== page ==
Latest Updates from 2021 WSOP Online

Sadirov shines, Tamasauskas keeps cool, Vousden battles back

The 2021 WSOP Online continues to produce some thrilling action, with players from across the world demonstrating their ability at this prestigious event.

The tournament has already produced some notable stories including Erik Seidel securing the ninth WSOP bracelet of his illustrious career.

It had been 14 years since Seidel last won a bracelet, but the result put him level with poker legend Johnny Moss with a career tally of nine.

Read on as we take a closer look at some of the headline news from an event that is paying out some truly eye-watering amounts of money.

Sadirov sees off prolific WSOP winner

Radmir Sadirov claimed victory in the $5,000 Short Deck Championship after hammering home his chip lead to defeat Joao Vieira in heads-up play.

Sadirov entered the final table with almost half the chips, but he was pushed extremely hard by his Portuguese opponent at the final battle.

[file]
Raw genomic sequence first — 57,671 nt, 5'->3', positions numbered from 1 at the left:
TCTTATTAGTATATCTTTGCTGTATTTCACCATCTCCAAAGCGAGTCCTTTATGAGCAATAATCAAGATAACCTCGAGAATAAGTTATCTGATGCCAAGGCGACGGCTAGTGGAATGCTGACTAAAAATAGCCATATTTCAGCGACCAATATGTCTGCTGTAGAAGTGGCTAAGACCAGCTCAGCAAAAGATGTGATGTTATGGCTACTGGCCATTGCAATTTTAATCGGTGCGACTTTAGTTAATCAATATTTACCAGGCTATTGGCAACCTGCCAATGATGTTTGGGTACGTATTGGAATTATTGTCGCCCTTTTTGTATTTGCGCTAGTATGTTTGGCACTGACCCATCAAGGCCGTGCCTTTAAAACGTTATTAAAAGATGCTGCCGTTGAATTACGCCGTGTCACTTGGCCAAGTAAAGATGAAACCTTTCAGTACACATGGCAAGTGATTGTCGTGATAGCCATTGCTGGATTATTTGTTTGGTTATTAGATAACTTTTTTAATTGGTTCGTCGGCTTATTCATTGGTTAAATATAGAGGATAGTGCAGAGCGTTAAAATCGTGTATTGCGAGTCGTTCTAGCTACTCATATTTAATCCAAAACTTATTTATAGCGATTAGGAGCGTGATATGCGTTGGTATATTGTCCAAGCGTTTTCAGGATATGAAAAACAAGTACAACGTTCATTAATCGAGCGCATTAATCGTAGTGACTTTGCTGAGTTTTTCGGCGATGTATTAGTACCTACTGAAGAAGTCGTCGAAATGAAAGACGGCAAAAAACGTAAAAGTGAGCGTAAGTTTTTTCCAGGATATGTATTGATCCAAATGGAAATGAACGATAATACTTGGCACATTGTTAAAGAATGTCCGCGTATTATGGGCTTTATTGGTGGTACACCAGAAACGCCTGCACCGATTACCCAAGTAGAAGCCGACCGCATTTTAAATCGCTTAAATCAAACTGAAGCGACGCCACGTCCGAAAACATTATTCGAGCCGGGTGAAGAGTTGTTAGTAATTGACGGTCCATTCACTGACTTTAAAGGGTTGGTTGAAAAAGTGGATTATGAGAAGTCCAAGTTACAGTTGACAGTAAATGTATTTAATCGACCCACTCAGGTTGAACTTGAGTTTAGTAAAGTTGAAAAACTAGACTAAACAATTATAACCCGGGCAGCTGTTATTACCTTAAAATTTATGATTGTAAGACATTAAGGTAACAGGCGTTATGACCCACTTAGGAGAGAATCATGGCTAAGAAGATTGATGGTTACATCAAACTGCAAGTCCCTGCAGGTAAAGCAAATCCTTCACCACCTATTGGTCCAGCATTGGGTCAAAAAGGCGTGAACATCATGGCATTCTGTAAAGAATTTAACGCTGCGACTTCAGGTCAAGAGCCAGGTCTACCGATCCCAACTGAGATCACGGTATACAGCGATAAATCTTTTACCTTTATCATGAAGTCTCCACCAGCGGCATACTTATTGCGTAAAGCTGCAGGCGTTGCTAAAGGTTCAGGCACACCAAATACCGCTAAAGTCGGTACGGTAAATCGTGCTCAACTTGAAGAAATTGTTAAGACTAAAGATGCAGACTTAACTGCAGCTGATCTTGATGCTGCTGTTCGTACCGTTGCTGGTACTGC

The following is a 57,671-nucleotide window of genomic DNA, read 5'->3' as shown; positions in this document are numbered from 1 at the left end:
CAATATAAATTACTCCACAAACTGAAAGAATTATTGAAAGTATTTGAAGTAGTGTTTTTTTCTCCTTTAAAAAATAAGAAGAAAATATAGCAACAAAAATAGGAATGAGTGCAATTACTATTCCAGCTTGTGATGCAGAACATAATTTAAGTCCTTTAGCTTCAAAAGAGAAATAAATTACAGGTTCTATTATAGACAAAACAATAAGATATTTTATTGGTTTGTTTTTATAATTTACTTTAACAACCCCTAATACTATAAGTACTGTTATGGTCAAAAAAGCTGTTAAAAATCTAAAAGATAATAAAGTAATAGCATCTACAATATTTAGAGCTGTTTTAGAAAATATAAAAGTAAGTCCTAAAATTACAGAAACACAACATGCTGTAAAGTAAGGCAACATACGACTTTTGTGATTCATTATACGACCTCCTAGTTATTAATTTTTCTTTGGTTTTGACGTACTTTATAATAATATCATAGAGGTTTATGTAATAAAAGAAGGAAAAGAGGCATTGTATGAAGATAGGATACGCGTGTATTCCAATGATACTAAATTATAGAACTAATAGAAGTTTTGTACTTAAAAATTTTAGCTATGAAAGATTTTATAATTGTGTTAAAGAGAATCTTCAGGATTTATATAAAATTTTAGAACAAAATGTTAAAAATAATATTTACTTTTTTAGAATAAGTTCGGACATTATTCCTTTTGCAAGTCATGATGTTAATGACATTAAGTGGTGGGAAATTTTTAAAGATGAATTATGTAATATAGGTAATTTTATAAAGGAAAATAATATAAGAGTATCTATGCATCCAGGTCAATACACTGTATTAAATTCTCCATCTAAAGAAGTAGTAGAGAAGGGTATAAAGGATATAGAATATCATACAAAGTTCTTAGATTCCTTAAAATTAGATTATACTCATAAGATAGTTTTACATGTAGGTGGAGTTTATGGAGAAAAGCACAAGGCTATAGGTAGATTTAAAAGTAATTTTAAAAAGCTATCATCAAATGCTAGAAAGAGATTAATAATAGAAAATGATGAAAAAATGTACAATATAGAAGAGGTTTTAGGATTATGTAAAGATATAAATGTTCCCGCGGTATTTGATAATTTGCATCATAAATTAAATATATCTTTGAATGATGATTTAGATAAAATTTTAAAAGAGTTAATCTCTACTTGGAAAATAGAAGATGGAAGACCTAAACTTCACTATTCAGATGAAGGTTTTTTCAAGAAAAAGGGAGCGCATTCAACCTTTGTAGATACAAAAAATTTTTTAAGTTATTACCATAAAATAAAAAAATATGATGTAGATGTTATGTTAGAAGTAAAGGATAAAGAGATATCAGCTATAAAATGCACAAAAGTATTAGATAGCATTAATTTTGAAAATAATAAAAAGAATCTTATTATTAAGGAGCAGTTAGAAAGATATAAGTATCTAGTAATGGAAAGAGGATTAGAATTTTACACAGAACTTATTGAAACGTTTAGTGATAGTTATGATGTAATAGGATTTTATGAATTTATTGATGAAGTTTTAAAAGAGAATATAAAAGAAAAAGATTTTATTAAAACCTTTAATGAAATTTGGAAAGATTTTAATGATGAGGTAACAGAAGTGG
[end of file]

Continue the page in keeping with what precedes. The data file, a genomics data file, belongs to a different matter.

Vieira had previously scooped more than $1.2 million in WSOP tournaments and appeared to be on his way to victory when getting paid out on a full house.

However, Sadirov would not be denied and turned things around to bag the $169,111 first prize and the prestigious gold bracelet.

Tamasauskas blasts past Lakatos

Vincas Tamasauskas took less than two hours on the final day of the $5,000 Pot-Limit Omaha Championship to claim the $268,926 first prize.

The Lithuanian kept his cool at the final table as some of his opponents seemed hellbent on self-destruction, before defeating Ben Lakatos heads-up.

He ended the tournament in style with a rivered boat against a turned wheel, leaving Lakatos to pocket the $194,439 second prize.

Tamasauskas has now joined compatriots Vladas Burneikis and Gediminas Uselis on the list of Lithuanian WSOP bracelet winners.

Vousden overcomes setback to beat Wang

Samuel Vousden saw off the challenge of more than 2,200 entrants to claim victory in the $1,050 WSOP HR Freezeout No Limit Hold’em tournament.

The Finnish player secured the first prize of $274,519 and his first WSOP bracelet after overcoming a major setback to see off Qibing Wang in the final heads-up match.

Vousden was well-placed on Day 2, but dropped down the standings after going head-to-head with Alexander Zubov’s aces.

He went into the final table in eight position, but kept his composure to build his chip stack before defeating Wang in emphatic fashion with a flush.